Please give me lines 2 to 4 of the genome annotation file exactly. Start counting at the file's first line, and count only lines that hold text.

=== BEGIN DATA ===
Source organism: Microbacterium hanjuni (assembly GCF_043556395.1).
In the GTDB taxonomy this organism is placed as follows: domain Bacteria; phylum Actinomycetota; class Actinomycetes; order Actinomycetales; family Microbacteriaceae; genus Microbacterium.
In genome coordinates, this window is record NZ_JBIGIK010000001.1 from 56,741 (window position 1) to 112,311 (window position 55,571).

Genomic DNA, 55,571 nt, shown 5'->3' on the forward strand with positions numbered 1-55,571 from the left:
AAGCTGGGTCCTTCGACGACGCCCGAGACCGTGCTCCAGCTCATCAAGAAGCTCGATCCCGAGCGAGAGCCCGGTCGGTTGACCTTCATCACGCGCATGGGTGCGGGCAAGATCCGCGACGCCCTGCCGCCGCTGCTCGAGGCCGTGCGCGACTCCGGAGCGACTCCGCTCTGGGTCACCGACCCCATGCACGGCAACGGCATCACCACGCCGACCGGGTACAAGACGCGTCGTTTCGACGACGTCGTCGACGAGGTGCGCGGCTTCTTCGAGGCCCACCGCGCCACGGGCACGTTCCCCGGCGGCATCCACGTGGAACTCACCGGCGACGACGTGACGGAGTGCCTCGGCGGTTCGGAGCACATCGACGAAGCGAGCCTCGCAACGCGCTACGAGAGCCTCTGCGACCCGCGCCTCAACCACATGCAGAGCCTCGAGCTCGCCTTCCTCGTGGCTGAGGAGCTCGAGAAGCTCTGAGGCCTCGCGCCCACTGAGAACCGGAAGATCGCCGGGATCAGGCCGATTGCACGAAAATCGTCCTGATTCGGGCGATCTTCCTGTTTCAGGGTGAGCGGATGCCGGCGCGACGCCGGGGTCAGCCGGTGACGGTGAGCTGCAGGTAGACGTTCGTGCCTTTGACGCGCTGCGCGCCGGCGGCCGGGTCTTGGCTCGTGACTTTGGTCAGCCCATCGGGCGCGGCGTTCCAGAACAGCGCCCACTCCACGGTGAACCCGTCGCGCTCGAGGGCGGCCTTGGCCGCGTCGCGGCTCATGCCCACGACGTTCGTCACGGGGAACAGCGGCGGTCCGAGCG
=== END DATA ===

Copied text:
In the GTDB taxonomy this organism is placed as follows: domain Bacteria; phylum Actinomycetota; class Actinomycetes; order Actinomycetales; family Microbacteriaceae; genus Microbacterium.
In genome coordinates, this window is record NZ_JBIGIK010000001.1 from 56,741 (window position 1) to 112,311 (window position 55,571).

Genomic DNA, 55,571 nt, shown 5'->3' on the forward strand with positions numbered 1-55,571 from the left: